What really impressed me about this book was the way the characters were turned on their heads. The authors were able to take initial character traits, and allow the three youngsters to evolve from beginning to end, in unexpected ways. They grew more than many characters do in a full-length novel! In the end, Rain explodes her brother's hand when he threatens Bane, and follows Bane to become his apprentice. Tomcat, short one hand, as so many Star Wars characters are, walks out into the wilderness with the Floaters, to become the spirit which will guide Katarn to the Valley of the Jedi a thousand years later.

What I didn't like was the way this read more like a fantasy book than a Star Wars one. Everybody fought hand-to-hand, with barely any blasters to be seen. There were a few air strikes, but only by the Sith, really, and even then, the end of the battles were done by hand. As I already mentioned, the Sith minions acted like minor thugs, and I thought the kids had too much ability for what they were given at the beginning of the story. Even the kitchen steward knocked Tomcat's lightsaber from his hand. How did he get so successful that afternoon, then?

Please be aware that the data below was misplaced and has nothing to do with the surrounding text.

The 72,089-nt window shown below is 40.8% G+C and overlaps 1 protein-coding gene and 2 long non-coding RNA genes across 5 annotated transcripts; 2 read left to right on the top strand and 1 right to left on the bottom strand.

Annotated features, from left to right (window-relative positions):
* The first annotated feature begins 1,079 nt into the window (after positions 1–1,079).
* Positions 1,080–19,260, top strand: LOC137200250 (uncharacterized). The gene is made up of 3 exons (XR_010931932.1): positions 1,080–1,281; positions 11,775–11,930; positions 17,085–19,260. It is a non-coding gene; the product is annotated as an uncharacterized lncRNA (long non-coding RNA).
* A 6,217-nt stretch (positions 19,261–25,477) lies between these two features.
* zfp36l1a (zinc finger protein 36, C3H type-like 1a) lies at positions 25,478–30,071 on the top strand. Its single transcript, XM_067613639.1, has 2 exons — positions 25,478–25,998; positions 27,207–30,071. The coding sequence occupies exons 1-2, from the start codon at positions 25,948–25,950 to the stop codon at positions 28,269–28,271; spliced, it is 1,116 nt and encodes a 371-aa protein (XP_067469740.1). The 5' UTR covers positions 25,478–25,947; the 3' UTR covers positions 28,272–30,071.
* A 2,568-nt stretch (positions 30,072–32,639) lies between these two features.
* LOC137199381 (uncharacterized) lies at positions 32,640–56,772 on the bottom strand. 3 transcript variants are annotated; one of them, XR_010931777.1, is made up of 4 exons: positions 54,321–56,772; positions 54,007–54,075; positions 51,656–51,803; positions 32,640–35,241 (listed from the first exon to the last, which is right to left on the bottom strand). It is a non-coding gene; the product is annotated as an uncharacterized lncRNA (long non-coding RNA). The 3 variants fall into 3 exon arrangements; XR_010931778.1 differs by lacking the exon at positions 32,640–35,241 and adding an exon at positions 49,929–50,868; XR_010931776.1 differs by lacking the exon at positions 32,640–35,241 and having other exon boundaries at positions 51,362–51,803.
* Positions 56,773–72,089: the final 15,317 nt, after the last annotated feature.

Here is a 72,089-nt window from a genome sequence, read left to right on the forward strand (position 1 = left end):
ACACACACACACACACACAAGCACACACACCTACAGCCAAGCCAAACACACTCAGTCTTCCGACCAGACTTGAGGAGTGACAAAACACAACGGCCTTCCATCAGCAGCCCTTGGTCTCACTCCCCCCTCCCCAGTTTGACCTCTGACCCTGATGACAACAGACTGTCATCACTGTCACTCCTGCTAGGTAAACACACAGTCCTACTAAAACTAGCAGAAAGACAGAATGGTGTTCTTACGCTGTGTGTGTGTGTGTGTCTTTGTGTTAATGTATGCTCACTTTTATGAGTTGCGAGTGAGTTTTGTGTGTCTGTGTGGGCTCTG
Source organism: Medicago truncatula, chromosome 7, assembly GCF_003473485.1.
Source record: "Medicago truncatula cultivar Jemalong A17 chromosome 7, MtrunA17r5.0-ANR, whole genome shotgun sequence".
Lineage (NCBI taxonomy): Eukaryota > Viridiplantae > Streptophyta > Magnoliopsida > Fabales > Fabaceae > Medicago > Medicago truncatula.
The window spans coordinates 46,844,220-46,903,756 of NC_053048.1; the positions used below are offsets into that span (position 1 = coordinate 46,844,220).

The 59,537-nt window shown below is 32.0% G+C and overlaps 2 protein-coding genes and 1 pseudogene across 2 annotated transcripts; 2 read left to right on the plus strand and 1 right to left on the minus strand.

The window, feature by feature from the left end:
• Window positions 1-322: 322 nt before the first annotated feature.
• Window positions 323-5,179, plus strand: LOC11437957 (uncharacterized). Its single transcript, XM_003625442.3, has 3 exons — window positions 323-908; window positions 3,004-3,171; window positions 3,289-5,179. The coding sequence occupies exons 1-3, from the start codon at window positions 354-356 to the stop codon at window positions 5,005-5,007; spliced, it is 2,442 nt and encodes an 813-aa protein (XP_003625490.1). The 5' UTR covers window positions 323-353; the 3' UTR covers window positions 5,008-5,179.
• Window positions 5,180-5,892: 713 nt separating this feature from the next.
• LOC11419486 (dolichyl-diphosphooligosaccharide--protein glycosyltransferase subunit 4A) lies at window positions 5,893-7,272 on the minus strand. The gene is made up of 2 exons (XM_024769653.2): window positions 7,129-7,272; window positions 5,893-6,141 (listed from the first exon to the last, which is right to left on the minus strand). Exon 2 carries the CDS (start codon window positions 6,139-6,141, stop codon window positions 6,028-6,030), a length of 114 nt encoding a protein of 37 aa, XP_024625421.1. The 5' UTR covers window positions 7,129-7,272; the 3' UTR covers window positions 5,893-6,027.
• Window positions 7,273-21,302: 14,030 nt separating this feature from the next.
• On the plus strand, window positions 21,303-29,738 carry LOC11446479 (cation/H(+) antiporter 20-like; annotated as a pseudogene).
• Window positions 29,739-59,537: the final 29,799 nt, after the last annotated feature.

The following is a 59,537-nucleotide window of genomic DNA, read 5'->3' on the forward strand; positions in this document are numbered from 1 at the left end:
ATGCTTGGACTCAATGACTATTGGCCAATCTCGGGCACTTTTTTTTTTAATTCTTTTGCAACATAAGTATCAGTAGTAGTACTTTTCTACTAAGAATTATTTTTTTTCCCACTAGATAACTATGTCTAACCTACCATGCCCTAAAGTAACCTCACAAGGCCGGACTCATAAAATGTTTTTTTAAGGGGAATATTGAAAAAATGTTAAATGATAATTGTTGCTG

There was also a minor plot with a Centaur-like Jedi, who is thought to enjoy riches and his looks too much. They don't really belong as more than filler, because they don't do anything. We see one page where they celebrate a victory, but we don't see the battle. At the end, it's not even clear if he follows Hoth to his death, as we don't see him leave, though he is urged to. Is his group left alive? Certainly these were not all the Jedi in the Republic. Just not enough is explained.

However, because of the way this story was made personal, it succeeds on many levels. It allows the story to proceed at its own pace, in line with the point of view of the kids. But it skips critical plot points and doesn't really fit in the Star Wars universe.